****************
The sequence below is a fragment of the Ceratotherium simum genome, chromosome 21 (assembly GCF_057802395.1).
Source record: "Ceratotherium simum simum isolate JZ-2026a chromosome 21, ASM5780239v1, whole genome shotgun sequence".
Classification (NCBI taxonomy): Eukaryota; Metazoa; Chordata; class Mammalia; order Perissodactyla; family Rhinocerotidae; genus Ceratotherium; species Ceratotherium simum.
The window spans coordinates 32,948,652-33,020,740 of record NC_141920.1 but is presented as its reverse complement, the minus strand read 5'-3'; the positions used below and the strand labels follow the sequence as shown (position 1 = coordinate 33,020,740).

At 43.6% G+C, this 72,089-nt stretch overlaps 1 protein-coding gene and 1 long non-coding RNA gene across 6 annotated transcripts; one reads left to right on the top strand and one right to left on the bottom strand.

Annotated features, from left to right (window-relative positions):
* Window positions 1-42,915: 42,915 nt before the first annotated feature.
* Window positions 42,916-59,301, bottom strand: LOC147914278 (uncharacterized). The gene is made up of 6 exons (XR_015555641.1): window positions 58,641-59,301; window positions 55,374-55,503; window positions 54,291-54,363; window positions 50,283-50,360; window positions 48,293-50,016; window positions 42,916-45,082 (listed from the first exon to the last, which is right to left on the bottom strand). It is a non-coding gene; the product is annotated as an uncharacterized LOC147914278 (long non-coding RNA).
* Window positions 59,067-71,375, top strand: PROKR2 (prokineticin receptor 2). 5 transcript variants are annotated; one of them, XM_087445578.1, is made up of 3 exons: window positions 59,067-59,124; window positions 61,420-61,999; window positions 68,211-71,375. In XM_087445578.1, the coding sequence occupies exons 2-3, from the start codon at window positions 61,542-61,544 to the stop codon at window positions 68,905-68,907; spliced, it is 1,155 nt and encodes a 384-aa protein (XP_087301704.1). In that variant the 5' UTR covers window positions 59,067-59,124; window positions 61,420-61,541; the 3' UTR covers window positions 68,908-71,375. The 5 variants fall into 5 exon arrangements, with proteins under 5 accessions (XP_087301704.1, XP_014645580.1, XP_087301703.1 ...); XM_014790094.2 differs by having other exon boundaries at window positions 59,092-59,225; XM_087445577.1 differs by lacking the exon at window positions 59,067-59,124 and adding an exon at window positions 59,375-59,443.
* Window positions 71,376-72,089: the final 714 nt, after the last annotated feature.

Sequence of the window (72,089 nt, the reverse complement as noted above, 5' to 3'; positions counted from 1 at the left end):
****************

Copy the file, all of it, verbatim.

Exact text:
The sequence below is a fragment of the Ceratotherium simum genome, chromosome 21 (assembly GCF_057802395.1).
Source record: "Ceratotherium simum simum isolate JZ-2026a chromosome 21, ASM5780239v1, whole genome shotgun sequence".
Classification (NCBI taxonomy): Eukaryota; Metazoa; Chordata; class Mammalia; order Perissodactyla; family Rhinocerotidae; genus Ceratotherium; species Ceratotherium simum.
The window spans coordinates 32,948,652-33,020,740 of record NC_141920.1 but is presented as its reverse complement, the minus strand read 5'-3'; the positions used below and the strand labels follow the sequence as shown (position 1 = coordinate 33,020,740).

At 43.6% G+C, this 72,089-nt stretch overlaps 1 protein-coding gene and 1 long non-coding RNA gene across 6 annotated transcripts; one reads left to right on the top strand and one right to left on the bottom strand.

Annotated features, from left to right (window-relative positions):
* Window positions 1-42,915: 42,915 nt before the first annotated feature.
* Window positions 42,916-59,301, bottom strand: LOC147914278 (uncharacterized). The gene is made up of 6 exons (XR_015555641.1): window positions 58,641-59,301; window positions 55,374-55,503; window positions 54,291-54,363; window positions 50,283-50,360; window positions 48,293-50,016; window positions 42,916-45,082 (listed from the first exon to the last, which is right to left on the bottom strand). It is a non-coding gene; the product is annotated as an uncharacterized LOC147914278 (long non-coding RNA).
* Window positions 59,067-71,375, top strand: PROKR2 (prokineticin receptor 2). 5 transcript variants are annotated; one of them, XM_087445578.1, is made up of 3 exons: window positions 59,067-59,124; window positions 61,420-61,999; window positions 68,211-71,375. In XM_087445578.1, the coding sequence occupies exons 2-3, from the start codon at window positions 61,542-61,544 to the stop codon at window positions 68,905-68,907; spliced, it is 1,155 nt and encodes a 384-aa protein (XP_087301704.1). In that variant the 5' UTR covers window positions 59,067-59,124; window positions 61,420-61,541; the 3' UTR covers window positions 68,908-71,375. The 5 variants fall into 5 exon arrangements, with proteins under 5 accessions (XP_087301704.1, XP_014645580.1, XP_087301703.1 ...); XM_014790094.2 differs by having other exon boundaries at window positions 59,092-59,225; XM_087445577.1 differs by lacking the exon at window positions 59,067-59,124 and adding an exon at window positions 59,375-59,443.
* Window positions 71,376-72,089: the final 714 nt, after the last annotated feature.

Sequence of the window (72,089 nt, the reverse complement as noted above, 5' to 3'; positions counted from 1 at the left end):